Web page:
Since 1991, the institution has been home to the world’s largest and most comprehensive collection of Speedo swimwear. The earliest suits in the archive date back to the 1930s and are made from navy blue cotton knitwear; more recent designs, such as the LZR Racer full-body suit, are so technologically advanced that they’ve been banned from the Olympics for making swimmers too fast. But the oozing, which conservators discovered in 2012 during a routine check of the collection, was limited to Speedos produced in the 1980s and early ’90s.
“It was a bit of a shock, in fact, to find this group of swimwear deteriorating in storage where it’s kept in the dark,” said Suzanne Chee, a textile conservator at the museum. “We keep our relative humidity constant and the temperature down in our storage facility, so something strange was happening in the drawers.”
To diagnose the affected swimsuits, Chee and her fellow conservators had to first determine their chemical composition. So, they selected a suit from the 1986 Commonwealth Games and subjected it to a series of in-house tests. (They also sent some fibers to the University of New South Wales for additional analysis.)
Eventually, they fingered the culprit: The Lycra in the suits contained ester-based polyurethane, a plastic that deteriorates when it comes in contact with water. Even in the Powerhouse Museum’s climate-controlled storage area, there was enough moisture in the air to cause a gradual breakdown in the chemical bonds that resulted in stickiness and oozing.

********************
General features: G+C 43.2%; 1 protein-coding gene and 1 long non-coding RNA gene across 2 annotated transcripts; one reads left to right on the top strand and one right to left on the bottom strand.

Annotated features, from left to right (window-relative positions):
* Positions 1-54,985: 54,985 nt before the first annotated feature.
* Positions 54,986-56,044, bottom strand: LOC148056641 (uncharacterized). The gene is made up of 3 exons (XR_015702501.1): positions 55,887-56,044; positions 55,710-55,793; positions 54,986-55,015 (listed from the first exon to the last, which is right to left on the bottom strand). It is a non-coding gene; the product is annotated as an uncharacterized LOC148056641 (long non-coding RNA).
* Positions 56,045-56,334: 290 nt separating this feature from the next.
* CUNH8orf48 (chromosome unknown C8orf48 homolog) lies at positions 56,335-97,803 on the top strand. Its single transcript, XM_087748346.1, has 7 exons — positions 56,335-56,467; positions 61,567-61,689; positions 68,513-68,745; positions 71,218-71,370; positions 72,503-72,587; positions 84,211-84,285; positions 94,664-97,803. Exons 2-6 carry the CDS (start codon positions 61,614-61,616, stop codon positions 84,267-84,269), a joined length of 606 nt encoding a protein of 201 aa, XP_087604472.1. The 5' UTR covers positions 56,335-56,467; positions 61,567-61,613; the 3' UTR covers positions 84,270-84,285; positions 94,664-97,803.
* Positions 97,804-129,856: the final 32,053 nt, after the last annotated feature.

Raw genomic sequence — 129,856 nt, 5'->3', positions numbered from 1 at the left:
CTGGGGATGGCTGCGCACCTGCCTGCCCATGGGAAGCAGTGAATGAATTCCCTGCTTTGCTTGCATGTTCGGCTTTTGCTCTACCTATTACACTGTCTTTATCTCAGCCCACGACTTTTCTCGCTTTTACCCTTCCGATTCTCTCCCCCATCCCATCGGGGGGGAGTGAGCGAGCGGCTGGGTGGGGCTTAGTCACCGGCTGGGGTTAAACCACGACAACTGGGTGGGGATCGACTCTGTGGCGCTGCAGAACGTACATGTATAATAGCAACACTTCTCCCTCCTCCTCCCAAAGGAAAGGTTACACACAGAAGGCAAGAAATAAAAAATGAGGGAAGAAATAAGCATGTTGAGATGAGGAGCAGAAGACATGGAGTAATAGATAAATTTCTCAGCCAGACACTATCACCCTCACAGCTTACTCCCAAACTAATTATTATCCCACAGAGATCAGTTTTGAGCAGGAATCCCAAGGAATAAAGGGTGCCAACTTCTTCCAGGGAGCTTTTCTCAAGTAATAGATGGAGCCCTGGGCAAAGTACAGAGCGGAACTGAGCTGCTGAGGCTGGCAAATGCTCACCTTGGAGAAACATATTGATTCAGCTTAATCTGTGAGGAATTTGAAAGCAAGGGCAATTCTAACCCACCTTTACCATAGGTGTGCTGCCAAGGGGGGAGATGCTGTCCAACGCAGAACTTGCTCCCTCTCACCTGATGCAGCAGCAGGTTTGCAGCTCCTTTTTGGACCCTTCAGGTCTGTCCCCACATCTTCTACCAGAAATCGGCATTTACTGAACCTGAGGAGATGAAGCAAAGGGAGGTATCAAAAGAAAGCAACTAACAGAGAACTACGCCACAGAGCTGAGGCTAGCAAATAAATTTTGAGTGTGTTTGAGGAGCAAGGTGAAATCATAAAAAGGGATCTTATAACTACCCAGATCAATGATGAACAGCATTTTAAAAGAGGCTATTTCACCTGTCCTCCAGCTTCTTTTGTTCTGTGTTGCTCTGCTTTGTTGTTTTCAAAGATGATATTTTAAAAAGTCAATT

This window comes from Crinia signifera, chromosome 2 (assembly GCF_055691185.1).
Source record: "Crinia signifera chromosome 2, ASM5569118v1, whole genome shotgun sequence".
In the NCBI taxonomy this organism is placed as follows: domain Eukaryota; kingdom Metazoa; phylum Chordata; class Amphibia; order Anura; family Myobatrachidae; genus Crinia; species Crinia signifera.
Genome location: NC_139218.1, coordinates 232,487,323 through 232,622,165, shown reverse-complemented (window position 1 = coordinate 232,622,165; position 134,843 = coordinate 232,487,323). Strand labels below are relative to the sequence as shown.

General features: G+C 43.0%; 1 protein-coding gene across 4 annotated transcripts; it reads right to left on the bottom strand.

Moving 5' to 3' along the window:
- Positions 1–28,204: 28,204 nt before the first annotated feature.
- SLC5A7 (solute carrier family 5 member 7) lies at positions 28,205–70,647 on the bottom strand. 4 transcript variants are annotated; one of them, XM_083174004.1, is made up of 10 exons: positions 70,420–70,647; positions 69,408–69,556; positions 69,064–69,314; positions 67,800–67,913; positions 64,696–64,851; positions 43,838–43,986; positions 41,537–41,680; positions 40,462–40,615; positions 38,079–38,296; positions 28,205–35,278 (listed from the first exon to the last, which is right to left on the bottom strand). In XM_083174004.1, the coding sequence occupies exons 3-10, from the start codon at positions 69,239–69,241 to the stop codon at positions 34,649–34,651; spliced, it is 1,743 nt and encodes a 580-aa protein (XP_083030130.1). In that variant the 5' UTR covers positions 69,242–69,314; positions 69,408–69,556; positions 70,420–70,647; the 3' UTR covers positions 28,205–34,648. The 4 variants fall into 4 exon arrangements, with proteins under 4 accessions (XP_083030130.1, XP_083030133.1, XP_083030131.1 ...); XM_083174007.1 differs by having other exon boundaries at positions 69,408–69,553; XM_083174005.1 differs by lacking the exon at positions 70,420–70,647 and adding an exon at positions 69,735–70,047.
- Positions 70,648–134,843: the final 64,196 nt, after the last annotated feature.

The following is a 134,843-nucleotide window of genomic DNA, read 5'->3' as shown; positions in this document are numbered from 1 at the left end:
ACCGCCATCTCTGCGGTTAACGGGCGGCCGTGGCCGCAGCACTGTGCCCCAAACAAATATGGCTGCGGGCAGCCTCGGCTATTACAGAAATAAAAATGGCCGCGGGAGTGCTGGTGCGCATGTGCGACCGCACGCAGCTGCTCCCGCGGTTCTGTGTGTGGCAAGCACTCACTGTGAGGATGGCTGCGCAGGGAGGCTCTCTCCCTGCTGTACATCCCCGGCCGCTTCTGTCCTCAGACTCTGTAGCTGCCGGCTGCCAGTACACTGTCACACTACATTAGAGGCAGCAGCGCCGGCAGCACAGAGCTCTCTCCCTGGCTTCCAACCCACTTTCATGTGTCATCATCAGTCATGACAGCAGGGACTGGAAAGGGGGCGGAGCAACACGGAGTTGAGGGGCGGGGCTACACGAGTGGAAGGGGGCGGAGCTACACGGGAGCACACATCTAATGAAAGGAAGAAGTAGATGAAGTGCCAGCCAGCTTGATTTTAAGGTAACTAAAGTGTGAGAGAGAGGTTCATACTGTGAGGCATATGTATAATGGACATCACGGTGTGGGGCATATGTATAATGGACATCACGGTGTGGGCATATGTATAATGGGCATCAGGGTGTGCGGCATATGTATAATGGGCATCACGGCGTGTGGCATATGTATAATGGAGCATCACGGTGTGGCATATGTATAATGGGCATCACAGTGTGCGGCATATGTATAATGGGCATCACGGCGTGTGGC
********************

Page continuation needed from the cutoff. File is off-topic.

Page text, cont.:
These Speedos fell victim to what conservators call “inherent vice”—when the materials that make up an object cause it to deteriorate, even self-destruct. Despite its flashy name, inherent vice is “no joke,” notes Sarah Scaturro, head conservator for the Costume Institute at the Metropolitan Museum of Art. “It’s a really distressing characteristic of an object for a conservator.” Certain methods of storing or displaying can help stabilize the item temporarily, she says. “But in the long term, we know that there’s nothing that can really be done to stop it” from falling apart.
The issue isn’t limited to swimsuits, or even clothing. The hand-drawn animation cels from classic Disney films such as Snow White, for instance, were manufactured with unstable plastics that have since caused extensive wrinkling and yellowing. But inherent vice has resulted in a strange quirk of textile conservation: A cellulose acetate dress from the 1960s, for example, could be in far worse condition today than Coptic linen dating back to the 4th century. It all depends on the composition of the textile—natural fibers like linen, cotton, and wool are relatively stable. But add in metallic dyes or a plastic like polyurethane, and there will be a problem somewhere down the line.
Yet for swimwear, in particular, the risk is worth it. Newly-developed materials like spandex and nylon (or the more recent “Fastskin,” modeled after the skin of a shark) can determine an Olympic champion.
Speedo didn’t start out making swimsuits. In 1910, a young Scot named Alexander MacRae moved to Australia; four years later, he founded MacRae and Company Hosiery to manufacture underwear and knitwear. But as beach culture began to flourish in Sydney in the 1920s, the company diverted much of its energies into making early bathing suits. (The name “Speedo” emerged from a 1928 staff competition to brand these new garments, in which the winning slogan was “Speed on in your Speedo.”)
Made of cotton and wool, these suits weren’t necessarily uncomfortable, “just heavy,” says Powerhouse’s curator of fashion and dress Glynis Jones. “Once you get a lot of water into wool and cotton, you get a lot of drag from them.” A better option was silk, which is lighter—but also more expensive and much more revealing when wet. “Concerns around modesty were really significant in the ’20s and ’30s,” Jones noted, “so to have this really clinging swimsuit was not seen as desirable.”